Dr. Leslie Norins is willing to hand over $1 million of his own money to anyone who can clarify something: Is Alzheimer’s disease, the most common form of dementia worldwide, caused by a germ?
By “germ” he means microbes like bacteria, viruses, fungi and parasites. In other words, Norins, a physician turned publisher, wants to know if Alzheimer’s is infectious.
It’s an idea that just a few years ago would’ve seemed to many an easy way to drain your research budget on bunk science. Money has poured into Alzheimer’s research for years, but until very recently not much of it went toward investigating infection in causing dementia.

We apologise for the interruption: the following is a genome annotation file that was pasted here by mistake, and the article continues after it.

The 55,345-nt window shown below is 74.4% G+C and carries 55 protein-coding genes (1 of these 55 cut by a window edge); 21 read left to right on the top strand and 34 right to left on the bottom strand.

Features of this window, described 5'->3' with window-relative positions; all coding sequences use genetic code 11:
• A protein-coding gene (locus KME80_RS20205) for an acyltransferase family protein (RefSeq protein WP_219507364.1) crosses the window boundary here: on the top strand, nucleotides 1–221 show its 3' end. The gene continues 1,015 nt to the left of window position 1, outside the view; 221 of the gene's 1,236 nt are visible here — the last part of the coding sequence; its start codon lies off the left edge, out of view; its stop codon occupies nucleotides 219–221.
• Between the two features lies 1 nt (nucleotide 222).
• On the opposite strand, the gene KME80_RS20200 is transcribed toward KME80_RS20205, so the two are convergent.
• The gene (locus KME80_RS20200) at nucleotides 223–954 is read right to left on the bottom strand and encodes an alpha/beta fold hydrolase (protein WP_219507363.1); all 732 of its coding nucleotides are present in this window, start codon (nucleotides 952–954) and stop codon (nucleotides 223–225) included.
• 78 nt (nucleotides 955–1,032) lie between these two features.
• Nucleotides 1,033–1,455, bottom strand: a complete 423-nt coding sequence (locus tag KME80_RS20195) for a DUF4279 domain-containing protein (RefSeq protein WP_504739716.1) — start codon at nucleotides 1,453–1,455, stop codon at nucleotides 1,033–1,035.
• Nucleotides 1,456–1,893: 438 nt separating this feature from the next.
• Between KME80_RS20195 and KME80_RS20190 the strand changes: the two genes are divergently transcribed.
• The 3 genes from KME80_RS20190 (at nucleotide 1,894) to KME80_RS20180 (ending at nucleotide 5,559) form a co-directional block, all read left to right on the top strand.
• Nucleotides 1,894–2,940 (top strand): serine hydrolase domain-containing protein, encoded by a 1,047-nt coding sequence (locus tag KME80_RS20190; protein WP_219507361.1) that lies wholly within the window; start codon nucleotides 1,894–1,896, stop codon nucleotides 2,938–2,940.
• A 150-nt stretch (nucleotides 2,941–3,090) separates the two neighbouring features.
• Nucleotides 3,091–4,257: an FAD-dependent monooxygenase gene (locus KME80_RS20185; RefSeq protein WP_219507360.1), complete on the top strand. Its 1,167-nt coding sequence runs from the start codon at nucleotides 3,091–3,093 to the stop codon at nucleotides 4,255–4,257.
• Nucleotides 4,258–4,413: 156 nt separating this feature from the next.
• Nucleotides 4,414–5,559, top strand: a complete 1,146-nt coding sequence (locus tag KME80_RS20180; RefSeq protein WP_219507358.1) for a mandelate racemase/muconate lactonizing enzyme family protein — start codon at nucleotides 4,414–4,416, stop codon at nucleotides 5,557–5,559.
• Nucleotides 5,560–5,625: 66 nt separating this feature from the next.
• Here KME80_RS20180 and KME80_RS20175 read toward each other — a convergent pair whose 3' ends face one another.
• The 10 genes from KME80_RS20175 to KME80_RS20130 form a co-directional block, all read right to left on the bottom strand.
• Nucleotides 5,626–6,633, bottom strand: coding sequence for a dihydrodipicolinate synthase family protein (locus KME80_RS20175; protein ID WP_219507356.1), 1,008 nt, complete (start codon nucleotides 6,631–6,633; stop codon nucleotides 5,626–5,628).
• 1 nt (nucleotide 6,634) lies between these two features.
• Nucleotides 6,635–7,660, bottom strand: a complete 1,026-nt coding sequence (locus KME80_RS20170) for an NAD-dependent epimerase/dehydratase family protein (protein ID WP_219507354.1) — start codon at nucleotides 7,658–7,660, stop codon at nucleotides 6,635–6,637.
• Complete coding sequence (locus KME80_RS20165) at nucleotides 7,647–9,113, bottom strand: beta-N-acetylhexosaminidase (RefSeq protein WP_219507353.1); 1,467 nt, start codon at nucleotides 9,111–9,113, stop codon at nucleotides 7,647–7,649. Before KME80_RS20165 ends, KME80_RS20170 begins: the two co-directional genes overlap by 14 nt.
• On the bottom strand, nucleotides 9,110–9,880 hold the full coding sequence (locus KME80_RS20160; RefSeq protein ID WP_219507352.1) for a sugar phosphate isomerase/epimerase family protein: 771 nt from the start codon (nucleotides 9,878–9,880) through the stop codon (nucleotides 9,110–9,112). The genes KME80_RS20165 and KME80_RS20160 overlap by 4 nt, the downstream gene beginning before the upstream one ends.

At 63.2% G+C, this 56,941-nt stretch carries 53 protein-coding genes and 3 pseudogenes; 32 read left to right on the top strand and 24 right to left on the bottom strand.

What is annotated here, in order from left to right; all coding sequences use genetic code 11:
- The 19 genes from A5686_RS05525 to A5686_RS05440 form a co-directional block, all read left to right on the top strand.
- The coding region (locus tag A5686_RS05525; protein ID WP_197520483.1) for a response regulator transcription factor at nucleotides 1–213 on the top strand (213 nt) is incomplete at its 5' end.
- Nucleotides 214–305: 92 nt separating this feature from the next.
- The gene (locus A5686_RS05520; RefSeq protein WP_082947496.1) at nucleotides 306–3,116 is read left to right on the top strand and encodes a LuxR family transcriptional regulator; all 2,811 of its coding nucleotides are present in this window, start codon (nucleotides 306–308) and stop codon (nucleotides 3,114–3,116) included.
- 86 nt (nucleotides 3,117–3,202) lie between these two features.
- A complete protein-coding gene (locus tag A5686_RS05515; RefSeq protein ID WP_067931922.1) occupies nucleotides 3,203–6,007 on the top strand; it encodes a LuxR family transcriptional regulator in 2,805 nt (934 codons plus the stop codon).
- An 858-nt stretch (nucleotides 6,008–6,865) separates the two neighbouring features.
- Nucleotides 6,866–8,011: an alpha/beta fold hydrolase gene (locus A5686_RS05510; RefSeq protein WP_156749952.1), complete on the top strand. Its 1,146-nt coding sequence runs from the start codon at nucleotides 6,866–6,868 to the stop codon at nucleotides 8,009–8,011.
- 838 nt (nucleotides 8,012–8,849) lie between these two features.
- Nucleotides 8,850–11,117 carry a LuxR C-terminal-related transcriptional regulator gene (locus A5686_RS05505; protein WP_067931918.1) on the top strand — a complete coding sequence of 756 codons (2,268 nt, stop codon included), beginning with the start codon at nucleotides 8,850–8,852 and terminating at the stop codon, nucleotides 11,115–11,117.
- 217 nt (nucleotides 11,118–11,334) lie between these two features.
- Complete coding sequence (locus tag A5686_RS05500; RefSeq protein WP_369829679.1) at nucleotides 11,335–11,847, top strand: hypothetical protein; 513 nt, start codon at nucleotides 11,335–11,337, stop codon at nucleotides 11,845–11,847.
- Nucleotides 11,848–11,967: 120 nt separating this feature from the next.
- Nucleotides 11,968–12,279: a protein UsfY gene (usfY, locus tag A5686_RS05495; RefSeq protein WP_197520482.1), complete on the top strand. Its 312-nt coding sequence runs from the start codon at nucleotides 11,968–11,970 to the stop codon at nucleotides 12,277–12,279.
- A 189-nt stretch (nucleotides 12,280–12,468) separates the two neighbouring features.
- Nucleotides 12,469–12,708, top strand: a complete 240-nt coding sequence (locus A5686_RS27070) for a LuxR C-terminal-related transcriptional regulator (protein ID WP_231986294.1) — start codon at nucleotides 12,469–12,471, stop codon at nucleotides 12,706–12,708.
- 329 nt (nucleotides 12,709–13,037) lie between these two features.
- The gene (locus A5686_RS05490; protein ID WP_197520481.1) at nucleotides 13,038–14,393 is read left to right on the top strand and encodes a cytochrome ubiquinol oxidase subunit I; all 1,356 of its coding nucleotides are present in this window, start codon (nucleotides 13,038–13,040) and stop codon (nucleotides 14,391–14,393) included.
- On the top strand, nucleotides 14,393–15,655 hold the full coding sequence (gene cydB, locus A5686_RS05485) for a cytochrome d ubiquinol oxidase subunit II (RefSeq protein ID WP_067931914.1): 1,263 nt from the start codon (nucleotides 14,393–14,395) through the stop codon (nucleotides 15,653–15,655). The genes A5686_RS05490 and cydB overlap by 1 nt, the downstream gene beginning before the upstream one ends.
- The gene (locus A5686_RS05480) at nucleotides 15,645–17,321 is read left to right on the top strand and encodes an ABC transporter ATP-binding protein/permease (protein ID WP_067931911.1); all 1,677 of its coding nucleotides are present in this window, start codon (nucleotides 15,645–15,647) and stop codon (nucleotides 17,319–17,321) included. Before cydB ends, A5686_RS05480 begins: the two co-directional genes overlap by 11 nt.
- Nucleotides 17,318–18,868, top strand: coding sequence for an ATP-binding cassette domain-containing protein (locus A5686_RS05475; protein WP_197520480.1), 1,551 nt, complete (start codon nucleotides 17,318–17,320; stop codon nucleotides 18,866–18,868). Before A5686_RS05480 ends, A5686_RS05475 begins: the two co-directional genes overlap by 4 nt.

But this “germ theory” of Alzheimer’s, as Norins calls it, has been fermenting in the literature for decades. Even early 20th century Czech physician Oskar Fischer — who, along with his German contemporary Dr. Alois Alzheimer, was integral in first describing the condition — noted a possible connection between the newly identified dementia and tuberculosis.